Posted by Ben K. | February 22, 2012, 3:43 pm
  5. I think it is amazing how so many young people are starting movements for social change nowadays. The statistics given in the video are very striking, and I think hearing a young person speak so passionately about the issue is a very effective tool for promoting change. I think the video also shows the power of innovation in society today. These college students had no idea the effect they would have, but by going out and handing out water bottles they have been able to give 30,000 people clean water. It is truly amazing. I agree with Ben about the duties of the multinational corporation. I think it would be extremely costly to put such an effort into this cause, and that corporations should be focused on earnings. I believe it is more of a responsibility for society as a whole to fund these movements and create change in the world.

    Posted by alyssakinell | February 22, 2012, 4:06 pm
  6. I agree that it is asking a lot for corportions to supply clean water to the inhabitants of the countries in which they are located. I think it terms of Donaldson, this would fit under the 3rd duty of “aiding those who are deprived” and he does not see it as a corporation’s obligation to fulfill this duty as they are not directly doing the depriving. It is beyond the legitimate scope of what a corporation can afford to do and what is fair for the corporation to be asked to do (affordability-fairness concept).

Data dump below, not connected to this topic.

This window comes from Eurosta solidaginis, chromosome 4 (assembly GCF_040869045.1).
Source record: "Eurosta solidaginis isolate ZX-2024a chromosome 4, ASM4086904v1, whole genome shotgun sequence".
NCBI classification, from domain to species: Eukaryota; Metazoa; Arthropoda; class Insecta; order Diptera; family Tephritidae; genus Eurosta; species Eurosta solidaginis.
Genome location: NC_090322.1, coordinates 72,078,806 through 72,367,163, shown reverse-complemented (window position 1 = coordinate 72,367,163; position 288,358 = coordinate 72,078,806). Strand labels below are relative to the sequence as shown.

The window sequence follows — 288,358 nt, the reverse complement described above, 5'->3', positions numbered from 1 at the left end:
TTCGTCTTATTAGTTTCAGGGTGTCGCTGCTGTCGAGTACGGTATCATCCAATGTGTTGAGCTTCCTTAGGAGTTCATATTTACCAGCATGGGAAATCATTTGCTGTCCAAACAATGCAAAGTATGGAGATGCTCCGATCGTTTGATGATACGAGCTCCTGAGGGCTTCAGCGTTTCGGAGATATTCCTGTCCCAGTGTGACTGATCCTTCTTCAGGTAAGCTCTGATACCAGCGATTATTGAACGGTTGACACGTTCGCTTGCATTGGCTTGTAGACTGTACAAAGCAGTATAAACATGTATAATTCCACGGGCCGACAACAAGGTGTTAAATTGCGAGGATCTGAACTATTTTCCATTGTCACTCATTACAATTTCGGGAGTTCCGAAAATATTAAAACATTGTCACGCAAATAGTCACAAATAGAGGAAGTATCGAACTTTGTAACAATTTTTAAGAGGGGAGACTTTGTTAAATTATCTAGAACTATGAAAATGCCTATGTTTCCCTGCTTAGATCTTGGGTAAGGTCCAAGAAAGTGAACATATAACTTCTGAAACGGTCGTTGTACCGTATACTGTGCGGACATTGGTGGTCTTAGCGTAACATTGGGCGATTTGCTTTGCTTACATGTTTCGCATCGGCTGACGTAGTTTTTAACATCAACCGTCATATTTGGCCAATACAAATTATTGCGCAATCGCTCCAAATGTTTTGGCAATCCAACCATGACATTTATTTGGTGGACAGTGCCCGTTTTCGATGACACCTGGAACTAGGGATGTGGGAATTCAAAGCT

Posted by Lauren McGuiggan | February 22, 2012, 5:59 pm
  7. I too do not think it is the corporation’s responsibility to provide clean water to the community in which they operate. Governments should take care of this. But if the government is not supplying its citizens with clean water, is the corporation operating in that country helping the depriver? This seems sort of similar to Hartman’s argument. Anyhow, I think its great that young people are starting movements to better the lives of others.

    Posted by Lauren Daley | February 22, 2012, 10:10 pm

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Blog 5 before session 6 What (interest) or Who (person) Inspires You? For this week’s prompt, the Blog Council wants you to examine how this class relates to your own interests. So, please write about how this class relates to some of your own intellectual or other learning interests. We are NOT interested in how it relates to a specific career goal. Plan B: same idea, but based on a person. See whole post for details.